The last year has been a particularly busy time for Dementia Carer Voices, who have now engaged with over 60,000 people over the course of 500 talks. Our You Can Make a Difference campaign has now collected 11,000 pledges from health and social care professionals, students, and members of the public who are committed to making a difference to people with dementia and their carers.
As part of this work we have launched pledge trees in colleges, universities, hospitals, and care homes up and down the country promoting value based reflective practice and culture change. In partnership with Glasgow Clyde University and Humza Yousaf MSP, Minister for Transport and Islands, Dementia Carer Voices have recently launched a community pledge in Pollok, giving constituents the chance to reach out to their neighbours and help reduce isolation and loneliness. This has seen the work of the project promote person centred care and communities,
It is also pertinent to the project’s work to collect the voices of a range of people including carers, people living with dementia, and staff. To assist with this, a range of multi medium case studies have been collected, using the framework of ‘what matters to you?’ We have now collected ten case studies, which can all be found on our website.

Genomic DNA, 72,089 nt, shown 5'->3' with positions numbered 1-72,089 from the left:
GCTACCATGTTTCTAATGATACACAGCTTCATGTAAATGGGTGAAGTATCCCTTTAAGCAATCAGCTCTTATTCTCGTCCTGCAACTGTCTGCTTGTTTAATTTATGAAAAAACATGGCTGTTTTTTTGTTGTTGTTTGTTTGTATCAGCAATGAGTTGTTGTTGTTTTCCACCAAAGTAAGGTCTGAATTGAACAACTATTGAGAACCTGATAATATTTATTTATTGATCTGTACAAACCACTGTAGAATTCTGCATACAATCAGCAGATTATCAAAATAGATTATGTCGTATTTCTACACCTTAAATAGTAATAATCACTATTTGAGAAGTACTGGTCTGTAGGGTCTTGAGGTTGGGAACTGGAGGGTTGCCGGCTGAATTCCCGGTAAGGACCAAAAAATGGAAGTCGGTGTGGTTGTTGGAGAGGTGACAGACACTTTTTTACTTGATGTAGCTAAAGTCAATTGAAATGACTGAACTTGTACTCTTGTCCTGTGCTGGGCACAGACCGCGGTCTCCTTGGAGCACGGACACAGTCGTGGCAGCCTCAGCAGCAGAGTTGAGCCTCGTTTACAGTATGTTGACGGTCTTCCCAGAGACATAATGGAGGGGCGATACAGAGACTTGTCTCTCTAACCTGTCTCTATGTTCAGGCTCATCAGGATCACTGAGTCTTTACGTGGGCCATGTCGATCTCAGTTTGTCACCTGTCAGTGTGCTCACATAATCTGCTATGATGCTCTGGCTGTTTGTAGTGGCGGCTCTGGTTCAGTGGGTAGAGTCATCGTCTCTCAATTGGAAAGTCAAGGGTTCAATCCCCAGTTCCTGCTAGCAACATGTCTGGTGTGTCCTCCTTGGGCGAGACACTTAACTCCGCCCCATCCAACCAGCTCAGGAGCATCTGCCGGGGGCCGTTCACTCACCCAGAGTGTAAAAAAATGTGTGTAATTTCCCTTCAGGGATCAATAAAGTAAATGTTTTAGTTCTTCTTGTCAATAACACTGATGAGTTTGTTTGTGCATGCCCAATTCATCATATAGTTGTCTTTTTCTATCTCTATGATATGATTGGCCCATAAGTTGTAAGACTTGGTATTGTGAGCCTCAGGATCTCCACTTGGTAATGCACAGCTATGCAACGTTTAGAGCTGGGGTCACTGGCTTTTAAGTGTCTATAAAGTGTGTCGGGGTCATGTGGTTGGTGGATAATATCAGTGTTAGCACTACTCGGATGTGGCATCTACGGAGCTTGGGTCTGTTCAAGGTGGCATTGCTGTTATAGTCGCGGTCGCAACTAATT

Much of Dementia Carer Voices work also requires excellent partnership working, this year we have endeavoured to forge strong links with other organisations such as Age Scotland and NHS NSS. Working in partnership, Dementia Carer Voices and NHS NSS aim to produce a report which analyses the pledges generated from our ‘You Can Make a Difference Campaign.’ This will explore the pledges made and the potential barriers identified to fulfilling them in order to promote learning and improve practice across Scotland. It is envisioned that this work will take into consideration occupation and location in order to identify specific areas of need. This work can be used as a tool to identify best practice and also provide support to enable health and social care professionals to overcome barriers whether they be structural or personal.
Some of the projects highlights include:
- Project Engagement Lead Tommy Whitelaw’s keynote address at the RCN Conference
- Director Irene Oldfather bringing Scotland’s good practice to Europe, by leading in a debate in Brussels.
- Project Engagement Lead Tommy Whitelaw and Director Irene Oldfather in collaboration with the Glasgow University School Nursing have published an article in the academic journal The International Journal of Aging and Society.
The team is also excited to start work in the new year as agreed by the Chief Nursing Officer Directorate, who have given the programme additional funding to work alongside Healthcare Improvement Scotland to assist with their specialist dementia work in four pilot hospitals. This will be a priority in the upcoming year where will continue to champion the voice of lived experience, ensuring that it is at the centre of support and services.